You can still schmooze at Chasen's, darling

Times Staff Writer

WALK the aisles of the Bristol Farms That Used to Be Chasen's, and you have to wonder how Albertson's, the new owner of the chain of 11 gourmet markets, is going to understand the place. Albertson's is based in Boise, Idaho, with 2,500 stores and $35 billion in sales. It's big, but can it cope with the neurotic demands that daily wash through this emporium of the elite?

For 58 years, the West Hollywood store at the intersection of Beverly Boulevard and Doheny Drive was Chasen's, a glamorous restaurant where food and fame came to a crossroads. Chasen's is where Ronald Reagan proposed to Nancy. It's where the big red booths filled with Elizabeth Taylor, Humphrey Bogart, Lucille Ball, Jack Benny, Bing Crosby, George Burns and Gracie Allen. Stars, even after their luster faded, could come to Chasen's and be treated with the same fanfare as they had in their heyday.

The restaurant closed in 1995 and was resurrected as a grocery store -- excuse me, gourmet market -- five years later. They saved some of the facade and created a little replica inside called Bristol Cafe. You can get a bowl of chili there for about 11 bucks.

But if you hang around long enough, it becomes clear that this isn't really a grocery store. It's a cafe surrounded by a sushi counter, coffee bar and panini shop, the catering headquarters for that nightly party called "dinner." It's a see-and-be-seen hangout, a place to schmooze and make deals, for brushes with celebrity and wealth. It is, in a way, still Chasen's.

Young executives too busy to cook tear into fancy sandwiches, doctors fresh from Cedars-Sinai stop by for cornichons and a good Burgundy, the affluent jobless sit and read the papers and take in the scene.

If you happen to go to the Bristol Farms That Used to Be Chasen's for actual groceries, don't expect to just dash in. This is an extended immersion into the social habits of the pampered and particular. During the busy periods at lunch, before dinner and throughout the weekend, the aisles are almost impassable.

The customers -- excuse me, patrons -- don't move very fast because they might spill the low-fat, half-caff latte that slowed the coffee bar's long line. The guy gabbing on his ultra-techie cellphone over in fish may be blocking your access to salmon, but he's scheduling an important Hollywood meeting. You and your fish can wait.

You'll do a lot of waiting at the Bristol Farms That Used to Be Chasen's, just as if it were a busy night at the restaurant. Though the help-to-customer ratio is higher than at other grocery stores, it takes a while to satisfy the extremely discriminating clientele. They're used to having things their way, all the time. That's what made Chasen's so reassuring.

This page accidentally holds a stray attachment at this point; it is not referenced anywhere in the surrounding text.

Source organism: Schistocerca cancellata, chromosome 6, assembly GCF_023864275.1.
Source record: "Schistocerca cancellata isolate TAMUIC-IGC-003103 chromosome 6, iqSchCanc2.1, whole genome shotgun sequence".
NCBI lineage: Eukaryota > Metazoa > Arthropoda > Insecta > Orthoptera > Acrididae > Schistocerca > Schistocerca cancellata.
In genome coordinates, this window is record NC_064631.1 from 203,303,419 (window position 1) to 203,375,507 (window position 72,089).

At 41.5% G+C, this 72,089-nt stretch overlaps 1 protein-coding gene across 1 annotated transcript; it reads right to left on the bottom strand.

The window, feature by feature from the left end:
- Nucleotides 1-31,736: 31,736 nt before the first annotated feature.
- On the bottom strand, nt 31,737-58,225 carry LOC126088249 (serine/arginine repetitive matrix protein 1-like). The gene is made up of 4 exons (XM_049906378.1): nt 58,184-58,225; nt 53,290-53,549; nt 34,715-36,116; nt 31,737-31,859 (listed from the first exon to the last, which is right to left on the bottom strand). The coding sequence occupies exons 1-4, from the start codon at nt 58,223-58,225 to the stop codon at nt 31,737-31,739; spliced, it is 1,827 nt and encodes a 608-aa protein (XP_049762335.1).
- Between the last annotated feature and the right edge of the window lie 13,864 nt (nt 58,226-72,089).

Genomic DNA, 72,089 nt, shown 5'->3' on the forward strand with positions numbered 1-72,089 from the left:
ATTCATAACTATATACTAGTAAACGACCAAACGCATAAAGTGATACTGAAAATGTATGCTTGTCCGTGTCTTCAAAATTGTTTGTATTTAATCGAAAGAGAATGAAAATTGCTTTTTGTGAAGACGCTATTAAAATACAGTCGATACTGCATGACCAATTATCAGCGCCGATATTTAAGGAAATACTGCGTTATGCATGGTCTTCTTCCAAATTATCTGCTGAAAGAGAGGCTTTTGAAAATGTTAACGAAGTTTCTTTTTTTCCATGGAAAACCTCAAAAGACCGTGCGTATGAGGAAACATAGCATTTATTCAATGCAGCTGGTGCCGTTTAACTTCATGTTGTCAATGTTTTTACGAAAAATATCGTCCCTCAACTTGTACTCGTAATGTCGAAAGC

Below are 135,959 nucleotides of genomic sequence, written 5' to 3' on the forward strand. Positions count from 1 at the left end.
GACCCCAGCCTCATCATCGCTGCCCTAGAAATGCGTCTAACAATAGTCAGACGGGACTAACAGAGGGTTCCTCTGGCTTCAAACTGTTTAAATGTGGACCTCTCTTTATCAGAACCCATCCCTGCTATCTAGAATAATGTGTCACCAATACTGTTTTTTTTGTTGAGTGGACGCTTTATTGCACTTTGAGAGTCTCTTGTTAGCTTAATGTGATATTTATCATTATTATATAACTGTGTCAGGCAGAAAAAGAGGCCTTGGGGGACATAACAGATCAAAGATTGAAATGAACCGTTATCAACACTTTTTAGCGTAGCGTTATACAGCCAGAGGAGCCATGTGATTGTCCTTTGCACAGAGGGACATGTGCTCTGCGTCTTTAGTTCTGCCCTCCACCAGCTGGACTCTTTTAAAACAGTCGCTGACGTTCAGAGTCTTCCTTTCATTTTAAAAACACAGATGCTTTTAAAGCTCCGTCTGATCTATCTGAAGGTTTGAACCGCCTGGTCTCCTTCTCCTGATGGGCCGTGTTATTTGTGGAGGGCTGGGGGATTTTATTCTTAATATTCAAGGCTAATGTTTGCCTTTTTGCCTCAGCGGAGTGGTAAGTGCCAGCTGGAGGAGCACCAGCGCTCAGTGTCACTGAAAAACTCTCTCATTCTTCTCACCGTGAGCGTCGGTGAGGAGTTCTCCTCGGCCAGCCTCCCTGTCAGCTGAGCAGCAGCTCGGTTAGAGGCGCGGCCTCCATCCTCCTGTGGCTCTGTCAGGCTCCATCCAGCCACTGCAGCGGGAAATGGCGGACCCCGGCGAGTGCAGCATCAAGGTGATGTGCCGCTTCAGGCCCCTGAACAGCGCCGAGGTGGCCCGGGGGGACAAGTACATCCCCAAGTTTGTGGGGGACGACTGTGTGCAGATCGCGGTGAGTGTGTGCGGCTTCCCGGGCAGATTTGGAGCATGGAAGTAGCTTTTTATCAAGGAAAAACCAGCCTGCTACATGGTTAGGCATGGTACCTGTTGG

Witness a crisis at the chili bar, which serves to-go cups of Chasen's famous, meaty chili. The store is out of large containers. A clerk explains, again and again, that two small cups are equal to one large. No go. Something has disrupted the chili ritual and now everything's ruined. The catered-to can't cope. They scowl, they huff, they whine. A woman in Paul Frank monkey pants walks away, chili-less.

The employees listen to complaints that the tapioca isn't as good as Gelson's and that the barley soup is only so-so. They'll let a young woman reject six fish fillets before she settles on one that's acceptable. Like a seasoned maitre d', the clerk at the panini station can expertly extinguish a brewing hissy fit with merely a quick nod of acknowledgment.

The Bristol Farms That Used to Be Chasen's is still a destination for special occasions. The generation that celebrated parents' anniversaries or birthdays in the red booths now takes home the market's cake and ice cream for their kids. Want a black spider cake for Halloween or a three-tiered, silver-plated pastry stand? It's here.

Of course, Chasen's was known for prime star-sightings. It's the same today, but with everyone in designer sweatsuits, it's hard to tell who is a famous Hollywood star and who is a well-tressed personal trainer. A quick flash of the gold Rolex or 10-carat bracelet is a good giveaway.

Maybe no one in Boise wears 10 carats with her sweatsuit, but you have to hope that Albertson's understands. Knocking down a building doesn't mean you've extinguished a legend. That steak-eating, martini-swilling, night life-loving crowd hasn't disappeared, after all.

Valli Herman can be reached at weekend@latimes.com.

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